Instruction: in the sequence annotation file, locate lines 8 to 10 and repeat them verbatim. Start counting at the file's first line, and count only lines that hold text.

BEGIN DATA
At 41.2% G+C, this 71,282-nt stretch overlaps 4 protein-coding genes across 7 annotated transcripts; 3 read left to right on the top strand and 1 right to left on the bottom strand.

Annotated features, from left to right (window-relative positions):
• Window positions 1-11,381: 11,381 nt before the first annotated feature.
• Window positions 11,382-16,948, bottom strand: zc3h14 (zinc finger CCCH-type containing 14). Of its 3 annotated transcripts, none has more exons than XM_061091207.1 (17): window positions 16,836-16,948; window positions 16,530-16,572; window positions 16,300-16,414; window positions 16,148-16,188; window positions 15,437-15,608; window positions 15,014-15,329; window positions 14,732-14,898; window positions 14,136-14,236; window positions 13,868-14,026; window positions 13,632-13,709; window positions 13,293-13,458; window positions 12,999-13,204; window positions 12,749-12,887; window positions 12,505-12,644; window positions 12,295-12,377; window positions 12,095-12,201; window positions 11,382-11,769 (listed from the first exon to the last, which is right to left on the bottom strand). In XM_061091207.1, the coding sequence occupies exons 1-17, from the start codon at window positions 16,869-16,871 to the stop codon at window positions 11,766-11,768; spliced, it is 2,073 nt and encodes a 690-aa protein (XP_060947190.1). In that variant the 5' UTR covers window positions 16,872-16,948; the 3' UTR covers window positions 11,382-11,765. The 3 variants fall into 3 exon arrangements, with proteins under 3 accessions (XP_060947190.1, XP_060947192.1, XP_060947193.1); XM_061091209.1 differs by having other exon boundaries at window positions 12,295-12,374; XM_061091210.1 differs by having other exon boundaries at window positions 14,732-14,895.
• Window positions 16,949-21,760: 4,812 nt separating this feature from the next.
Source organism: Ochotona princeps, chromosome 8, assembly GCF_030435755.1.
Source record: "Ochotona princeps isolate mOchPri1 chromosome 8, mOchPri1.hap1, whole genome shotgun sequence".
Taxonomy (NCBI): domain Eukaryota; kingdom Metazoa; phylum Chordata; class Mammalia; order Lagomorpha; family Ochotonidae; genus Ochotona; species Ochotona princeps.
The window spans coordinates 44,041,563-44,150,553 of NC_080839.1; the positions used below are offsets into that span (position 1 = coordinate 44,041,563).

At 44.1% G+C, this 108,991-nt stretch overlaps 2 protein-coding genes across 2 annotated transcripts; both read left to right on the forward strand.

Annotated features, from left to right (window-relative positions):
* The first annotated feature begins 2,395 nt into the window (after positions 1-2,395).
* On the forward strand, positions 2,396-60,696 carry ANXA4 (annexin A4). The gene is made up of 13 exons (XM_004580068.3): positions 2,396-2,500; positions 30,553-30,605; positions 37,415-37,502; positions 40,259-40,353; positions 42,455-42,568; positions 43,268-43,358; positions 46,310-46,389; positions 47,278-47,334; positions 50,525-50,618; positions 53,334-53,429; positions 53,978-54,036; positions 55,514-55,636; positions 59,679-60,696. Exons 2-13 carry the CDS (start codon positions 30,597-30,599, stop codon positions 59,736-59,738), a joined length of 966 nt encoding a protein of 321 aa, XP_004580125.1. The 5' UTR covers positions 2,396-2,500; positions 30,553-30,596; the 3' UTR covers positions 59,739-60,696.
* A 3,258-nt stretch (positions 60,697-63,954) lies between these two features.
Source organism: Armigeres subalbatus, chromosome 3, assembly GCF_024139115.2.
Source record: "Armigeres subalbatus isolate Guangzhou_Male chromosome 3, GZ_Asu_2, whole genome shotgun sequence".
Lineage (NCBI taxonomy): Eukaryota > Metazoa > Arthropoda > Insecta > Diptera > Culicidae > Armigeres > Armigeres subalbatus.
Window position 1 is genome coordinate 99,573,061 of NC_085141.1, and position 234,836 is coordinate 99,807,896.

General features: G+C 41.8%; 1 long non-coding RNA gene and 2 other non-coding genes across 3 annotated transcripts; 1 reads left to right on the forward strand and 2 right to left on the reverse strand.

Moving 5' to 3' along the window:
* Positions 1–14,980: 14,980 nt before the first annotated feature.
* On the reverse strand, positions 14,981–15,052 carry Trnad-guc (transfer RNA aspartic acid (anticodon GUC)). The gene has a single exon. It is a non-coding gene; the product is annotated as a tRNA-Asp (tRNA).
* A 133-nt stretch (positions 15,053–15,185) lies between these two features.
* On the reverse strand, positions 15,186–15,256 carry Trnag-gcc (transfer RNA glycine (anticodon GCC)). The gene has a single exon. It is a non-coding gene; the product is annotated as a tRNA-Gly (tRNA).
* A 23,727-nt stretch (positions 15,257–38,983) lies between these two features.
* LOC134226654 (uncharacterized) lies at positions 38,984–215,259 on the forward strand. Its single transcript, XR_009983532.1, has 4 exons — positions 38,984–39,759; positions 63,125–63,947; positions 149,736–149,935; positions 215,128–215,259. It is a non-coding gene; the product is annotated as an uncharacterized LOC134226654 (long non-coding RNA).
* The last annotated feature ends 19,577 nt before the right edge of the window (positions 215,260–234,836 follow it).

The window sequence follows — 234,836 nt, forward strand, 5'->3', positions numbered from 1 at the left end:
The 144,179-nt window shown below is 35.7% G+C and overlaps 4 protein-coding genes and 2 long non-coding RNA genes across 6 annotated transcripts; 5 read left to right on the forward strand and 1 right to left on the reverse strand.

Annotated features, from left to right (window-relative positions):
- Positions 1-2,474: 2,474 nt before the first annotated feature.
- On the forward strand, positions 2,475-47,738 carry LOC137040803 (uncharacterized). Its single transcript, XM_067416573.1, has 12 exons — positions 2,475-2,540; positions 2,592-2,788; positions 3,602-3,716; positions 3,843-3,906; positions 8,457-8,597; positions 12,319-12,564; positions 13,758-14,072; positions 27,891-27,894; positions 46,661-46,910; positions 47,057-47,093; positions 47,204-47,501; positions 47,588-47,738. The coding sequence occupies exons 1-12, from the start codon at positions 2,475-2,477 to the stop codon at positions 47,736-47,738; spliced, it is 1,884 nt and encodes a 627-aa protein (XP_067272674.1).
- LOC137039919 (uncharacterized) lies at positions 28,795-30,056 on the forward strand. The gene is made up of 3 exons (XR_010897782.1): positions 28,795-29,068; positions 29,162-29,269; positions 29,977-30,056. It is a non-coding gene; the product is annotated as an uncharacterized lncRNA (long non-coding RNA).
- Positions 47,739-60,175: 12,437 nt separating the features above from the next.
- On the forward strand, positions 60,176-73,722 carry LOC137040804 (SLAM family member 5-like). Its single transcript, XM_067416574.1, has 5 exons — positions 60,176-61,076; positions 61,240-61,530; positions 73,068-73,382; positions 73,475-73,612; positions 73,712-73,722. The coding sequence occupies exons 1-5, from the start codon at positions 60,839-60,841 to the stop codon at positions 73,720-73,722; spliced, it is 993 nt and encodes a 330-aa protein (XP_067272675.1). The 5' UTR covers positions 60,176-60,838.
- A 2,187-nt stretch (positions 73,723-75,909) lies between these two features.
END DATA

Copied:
Taxonomy (NCBI): domain Eukaryota; kingdom Metazoa; phylum Chordata; class Mammalia; order Lagomorpha; family Ochotonidae; genus Ochotona; species Ochotona princeps.
The window spans coordinates 44,041,563-44,150,553 of NC_080839.1; the positions used below are offsets into that span (position 1 = coordinate 44,041,563).

At 44.1% G+C, this 108,991-nt stretch overlaps 2 protein-coding genes across 2 annotated transcripts; both read left to right on the forward strand.